13. HCG is in the residential and commercial lending business. HCG's residential mortgage portfolio constitutes approximately 90% of HCG's business. HCG's residential mortgage business consists predominantly of two portfolios: (a) lower margin, prime mortgages ("Accelerator"), which are mostly insured by Canada Mortgage and Housing Corporation; and (b) higher margin, non-prime mortgages ("Classic"), which are not insured. As a lending business whose primary product is non-prime residential mortgages, HCG's growth and performance are measured in part by the number of Originations in any given quarter.

14. HCG had traditionally positioned itself as a growth company and continued to do so through 2014 and into 2015. Analysts and investors considered the number of Originations to be a material metric of HCG's continued growth. HCG itself normally reported on Originations each quarter. In HCG's 2014 Annual Report, Originations are specifically highlighted under the heading "Growing Our Core Business", and again under "Building Our Asset Base" where HCG stated:

Over the course of 2014, we renewed focus on Accelerator, our insured residential mortgage product. As a result of our efforts, originations for this component of our portfolio increased by 76.4% in 2014. This business segment continues to be one of our key offerings and helps to fulfill our mandate to offer a full line of products that meets the needs of borrowers and brokers.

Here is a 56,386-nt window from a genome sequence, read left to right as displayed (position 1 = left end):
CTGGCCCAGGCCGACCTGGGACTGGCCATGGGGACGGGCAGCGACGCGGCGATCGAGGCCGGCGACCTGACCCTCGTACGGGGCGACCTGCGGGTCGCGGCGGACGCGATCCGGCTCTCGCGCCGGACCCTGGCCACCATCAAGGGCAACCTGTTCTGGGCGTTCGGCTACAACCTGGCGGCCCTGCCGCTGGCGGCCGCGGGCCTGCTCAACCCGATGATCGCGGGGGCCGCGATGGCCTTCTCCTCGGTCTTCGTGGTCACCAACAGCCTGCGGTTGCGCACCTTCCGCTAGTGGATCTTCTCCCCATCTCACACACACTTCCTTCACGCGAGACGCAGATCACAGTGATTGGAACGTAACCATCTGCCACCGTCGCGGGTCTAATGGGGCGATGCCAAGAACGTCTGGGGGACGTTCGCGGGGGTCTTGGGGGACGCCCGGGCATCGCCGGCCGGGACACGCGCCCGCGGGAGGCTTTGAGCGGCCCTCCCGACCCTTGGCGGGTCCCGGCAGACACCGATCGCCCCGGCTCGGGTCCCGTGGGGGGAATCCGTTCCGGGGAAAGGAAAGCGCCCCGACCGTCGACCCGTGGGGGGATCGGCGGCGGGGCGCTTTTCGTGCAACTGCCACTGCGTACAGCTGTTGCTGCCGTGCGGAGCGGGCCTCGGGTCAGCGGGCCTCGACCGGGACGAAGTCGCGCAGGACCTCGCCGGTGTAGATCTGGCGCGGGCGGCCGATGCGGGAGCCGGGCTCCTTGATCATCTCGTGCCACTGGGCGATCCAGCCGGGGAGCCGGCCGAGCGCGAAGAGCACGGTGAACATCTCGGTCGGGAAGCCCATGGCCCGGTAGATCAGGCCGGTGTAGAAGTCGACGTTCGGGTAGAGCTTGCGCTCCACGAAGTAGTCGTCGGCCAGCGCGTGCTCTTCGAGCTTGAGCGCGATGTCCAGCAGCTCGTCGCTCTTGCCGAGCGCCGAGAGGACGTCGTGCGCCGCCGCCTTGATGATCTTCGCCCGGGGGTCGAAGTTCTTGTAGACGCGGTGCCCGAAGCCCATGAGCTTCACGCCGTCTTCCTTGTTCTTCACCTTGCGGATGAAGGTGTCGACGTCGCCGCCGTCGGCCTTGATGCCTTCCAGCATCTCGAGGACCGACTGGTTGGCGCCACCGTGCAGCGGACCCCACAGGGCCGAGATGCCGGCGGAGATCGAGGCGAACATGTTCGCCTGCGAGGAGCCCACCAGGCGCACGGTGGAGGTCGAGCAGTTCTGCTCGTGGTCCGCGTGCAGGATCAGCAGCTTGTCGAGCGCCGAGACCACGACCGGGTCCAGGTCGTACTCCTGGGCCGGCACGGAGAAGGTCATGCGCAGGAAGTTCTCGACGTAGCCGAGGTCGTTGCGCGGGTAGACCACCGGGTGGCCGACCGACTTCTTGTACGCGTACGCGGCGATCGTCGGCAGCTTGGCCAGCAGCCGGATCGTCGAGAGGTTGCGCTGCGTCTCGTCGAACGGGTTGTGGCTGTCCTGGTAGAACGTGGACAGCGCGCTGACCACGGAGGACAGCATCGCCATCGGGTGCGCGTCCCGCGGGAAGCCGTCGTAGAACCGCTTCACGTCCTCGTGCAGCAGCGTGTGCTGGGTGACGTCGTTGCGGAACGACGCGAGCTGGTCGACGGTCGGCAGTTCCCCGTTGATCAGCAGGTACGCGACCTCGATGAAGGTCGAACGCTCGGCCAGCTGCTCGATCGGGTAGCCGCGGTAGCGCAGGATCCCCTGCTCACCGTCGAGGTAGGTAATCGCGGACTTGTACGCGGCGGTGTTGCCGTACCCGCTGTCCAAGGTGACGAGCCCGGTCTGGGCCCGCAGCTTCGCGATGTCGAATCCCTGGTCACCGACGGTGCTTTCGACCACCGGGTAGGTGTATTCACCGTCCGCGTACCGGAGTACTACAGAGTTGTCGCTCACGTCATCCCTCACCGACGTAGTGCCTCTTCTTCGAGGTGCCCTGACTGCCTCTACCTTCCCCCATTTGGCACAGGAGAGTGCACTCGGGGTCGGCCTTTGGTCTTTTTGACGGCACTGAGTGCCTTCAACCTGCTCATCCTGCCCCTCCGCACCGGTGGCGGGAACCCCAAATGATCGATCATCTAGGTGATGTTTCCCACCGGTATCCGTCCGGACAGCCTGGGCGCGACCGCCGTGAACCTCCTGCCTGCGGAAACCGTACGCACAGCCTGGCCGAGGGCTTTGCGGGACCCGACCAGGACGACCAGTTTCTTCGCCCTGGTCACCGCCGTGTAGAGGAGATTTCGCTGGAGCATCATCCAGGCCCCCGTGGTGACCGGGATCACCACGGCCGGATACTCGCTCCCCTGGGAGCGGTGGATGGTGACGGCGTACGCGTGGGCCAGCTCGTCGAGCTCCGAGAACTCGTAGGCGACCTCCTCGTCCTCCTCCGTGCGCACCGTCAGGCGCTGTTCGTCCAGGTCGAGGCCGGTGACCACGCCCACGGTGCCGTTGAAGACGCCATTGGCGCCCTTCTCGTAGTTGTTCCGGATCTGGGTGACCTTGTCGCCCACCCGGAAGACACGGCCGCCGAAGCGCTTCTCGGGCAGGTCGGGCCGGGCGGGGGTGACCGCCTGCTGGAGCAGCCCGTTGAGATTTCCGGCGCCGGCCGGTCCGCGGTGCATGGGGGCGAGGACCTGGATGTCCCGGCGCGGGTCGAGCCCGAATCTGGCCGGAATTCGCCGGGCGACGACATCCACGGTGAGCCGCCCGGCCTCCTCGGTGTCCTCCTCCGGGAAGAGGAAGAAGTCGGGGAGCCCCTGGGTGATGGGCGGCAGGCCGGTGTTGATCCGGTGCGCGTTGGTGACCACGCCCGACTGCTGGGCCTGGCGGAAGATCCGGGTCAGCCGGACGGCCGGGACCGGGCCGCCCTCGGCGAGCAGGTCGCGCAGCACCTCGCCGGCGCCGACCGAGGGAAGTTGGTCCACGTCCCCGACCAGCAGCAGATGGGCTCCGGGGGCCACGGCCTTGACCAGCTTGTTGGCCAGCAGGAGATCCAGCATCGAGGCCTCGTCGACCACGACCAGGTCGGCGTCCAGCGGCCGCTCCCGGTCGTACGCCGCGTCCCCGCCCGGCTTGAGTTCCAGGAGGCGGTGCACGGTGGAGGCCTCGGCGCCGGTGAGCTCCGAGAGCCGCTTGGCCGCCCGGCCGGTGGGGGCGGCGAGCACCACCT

15. Analysts consistently asked questions about Originations and HCG's disclosure regarding Originations on earnings calls.

16. HCG sources borrowers for its lending products through its broker channels and referral channels. HCG's relationships with brokers are integral to Originations and to HCG's business.

Project Trillium and HCG's Internal Understanding of the Findings

17. In June 2014, HCG became aware of irregularities associated with Accelerator applications handled by one of its underwriters. As a result, in August 2014, HCG launched an internal investigation known as Project Trillium to determine the scope, extent and cause of the issue. HCG discovered that members of its Accelerator underwriting team, including one of its highest volume underwriters, were falsely documenting that they had completed income verification steps when they had not actually done so ("Phantom Ticking") for a large proportion of mortgages underwritten by those underwriters, and further that employment/income information used to support the mortgage applications had been falsified.

18. Project Trillium revealed that HCG's lines of defence had failed to detect that its underwriting department was processing fraudulent documentation. It further revealed that HCG's underwriting policy was being circumvented because of the practice of Phantom Ticking, which was a "learned" or systemic practice by certain members of HCG's Accelerator underwriting group.

19. As a result of interim findings of Project Trillium, in mid-November 2014, HCG terminated three underwriters and another underwriter resigned.